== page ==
Having now taught history for the last seven years at both the high school and college level, I have only come to believe even more in the importance and transformative power that comes from learning about and understanding the past. This starts with high expectations for students. In my classroom, history is not "dead" and is a verb more so than a noun. In other words, students are not just taught history ("the facts"--though that does help set the foundation); they also “do” history through inquiry-based lessons that center on logical reasoning and that require them to use historical skills including the weighing of evidence, comparison, and cause and effect. After all, being able to fully learn from the past involves being in search of the closest version of the truth as possible.
While thinking like and doing the work of an historian is not always easy, it is highly rewarding and helps ensure my ultimate goal of making history more enjoyable (dare I say fun?), thought-provoking, and relevant outside of my classes. The skills and knowledge students learn while engaging in history and historical thinking (i.e. stronger reading and writing, improved ability to recognize, analyze and interpret valid evidence and use it to support an argument) are transferable well beyond their understanding of history. Ideally, students will find them highly useful in subsequent classes and in their lives after graduation as they become part of the next generation of leaders and problem-solvers!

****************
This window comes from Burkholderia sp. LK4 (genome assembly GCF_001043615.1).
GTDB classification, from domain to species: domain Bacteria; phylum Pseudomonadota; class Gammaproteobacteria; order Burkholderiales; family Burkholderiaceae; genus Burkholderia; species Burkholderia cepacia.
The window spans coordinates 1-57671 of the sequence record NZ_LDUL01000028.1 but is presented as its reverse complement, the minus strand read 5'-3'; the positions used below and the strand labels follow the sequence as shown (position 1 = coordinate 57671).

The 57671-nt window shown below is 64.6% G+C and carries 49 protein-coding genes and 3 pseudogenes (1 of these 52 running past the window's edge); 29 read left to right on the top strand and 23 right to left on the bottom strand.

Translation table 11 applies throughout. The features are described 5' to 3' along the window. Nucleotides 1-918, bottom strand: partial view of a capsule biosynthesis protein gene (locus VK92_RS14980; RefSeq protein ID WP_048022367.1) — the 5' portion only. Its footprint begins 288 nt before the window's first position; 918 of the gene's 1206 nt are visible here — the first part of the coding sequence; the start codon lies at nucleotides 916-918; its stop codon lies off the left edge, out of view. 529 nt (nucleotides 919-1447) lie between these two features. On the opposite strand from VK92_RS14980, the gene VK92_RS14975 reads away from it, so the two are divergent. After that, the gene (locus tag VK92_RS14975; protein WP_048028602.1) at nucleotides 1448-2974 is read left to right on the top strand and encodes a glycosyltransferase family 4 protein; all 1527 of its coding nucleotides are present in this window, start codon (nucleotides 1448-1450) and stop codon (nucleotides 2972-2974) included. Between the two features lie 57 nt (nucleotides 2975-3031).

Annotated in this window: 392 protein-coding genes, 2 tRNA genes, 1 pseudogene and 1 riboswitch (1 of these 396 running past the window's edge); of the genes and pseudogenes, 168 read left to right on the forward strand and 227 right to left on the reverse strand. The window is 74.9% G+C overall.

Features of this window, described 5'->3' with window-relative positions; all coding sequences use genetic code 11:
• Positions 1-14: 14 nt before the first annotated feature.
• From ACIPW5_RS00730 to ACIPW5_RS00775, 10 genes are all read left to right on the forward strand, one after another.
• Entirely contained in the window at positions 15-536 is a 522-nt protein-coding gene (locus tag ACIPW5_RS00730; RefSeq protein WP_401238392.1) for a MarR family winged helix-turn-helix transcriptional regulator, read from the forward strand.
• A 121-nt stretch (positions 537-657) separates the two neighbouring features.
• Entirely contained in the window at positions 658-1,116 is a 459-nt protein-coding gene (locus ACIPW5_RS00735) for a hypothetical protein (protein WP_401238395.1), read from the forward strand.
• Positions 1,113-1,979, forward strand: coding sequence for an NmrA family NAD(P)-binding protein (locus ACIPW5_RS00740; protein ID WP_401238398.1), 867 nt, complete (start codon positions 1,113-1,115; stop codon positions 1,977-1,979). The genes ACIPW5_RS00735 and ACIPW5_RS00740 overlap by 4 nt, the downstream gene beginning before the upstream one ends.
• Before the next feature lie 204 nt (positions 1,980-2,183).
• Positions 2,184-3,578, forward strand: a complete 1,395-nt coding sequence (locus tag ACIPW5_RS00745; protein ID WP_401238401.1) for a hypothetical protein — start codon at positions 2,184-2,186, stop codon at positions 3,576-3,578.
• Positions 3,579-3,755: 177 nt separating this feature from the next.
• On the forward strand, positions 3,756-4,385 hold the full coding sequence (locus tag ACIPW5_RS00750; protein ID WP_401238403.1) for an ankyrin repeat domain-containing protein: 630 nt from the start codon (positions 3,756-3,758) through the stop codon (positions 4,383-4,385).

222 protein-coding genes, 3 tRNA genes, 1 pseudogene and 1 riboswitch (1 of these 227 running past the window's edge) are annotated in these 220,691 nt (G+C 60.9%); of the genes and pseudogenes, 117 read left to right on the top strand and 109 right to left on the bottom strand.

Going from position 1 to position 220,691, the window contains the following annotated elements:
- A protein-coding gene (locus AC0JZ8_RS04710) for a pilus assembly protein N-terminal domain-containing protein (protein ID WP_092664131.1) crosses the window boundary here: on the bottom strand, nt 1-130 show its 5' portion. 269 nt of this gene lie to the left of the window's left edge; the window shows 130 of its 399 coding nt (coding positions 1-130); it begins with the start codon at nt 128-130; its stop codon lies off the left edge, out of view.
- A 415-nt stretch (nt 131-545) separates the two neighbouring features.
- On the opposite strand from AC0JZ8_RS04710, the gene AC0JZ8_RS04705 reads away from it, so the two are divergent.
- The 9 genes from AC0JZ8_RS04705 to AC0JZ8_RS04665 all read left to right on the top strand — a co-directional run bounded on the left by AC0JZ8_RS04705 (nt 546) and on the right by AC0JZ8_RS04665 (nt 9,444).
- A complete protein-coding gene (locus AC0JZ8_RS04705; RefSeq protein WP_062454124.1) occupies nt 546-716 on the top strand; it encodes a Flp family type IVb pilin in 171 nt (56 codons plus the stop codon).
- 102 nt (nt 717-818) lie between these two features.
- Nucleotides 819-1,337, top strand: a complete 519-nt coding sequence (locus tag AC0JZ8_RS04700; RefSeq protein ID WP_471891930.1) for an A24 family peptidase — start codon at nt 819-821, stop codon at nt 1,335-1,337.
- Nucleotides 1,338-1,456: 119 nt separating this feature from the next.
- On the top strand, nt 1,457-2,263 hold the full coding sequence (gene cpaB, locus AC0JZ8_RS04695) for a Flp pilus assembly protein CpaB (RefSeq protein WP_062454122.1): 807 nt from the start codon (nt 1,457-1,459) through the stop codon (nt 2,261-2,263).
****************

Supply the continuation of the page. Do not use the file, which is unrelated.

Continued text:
*B.A., History/Social Studies Education, N.C State University
*M.A., History, N.C. State University
*Ph.D., U.S. History, University of North Carolina at Greensboro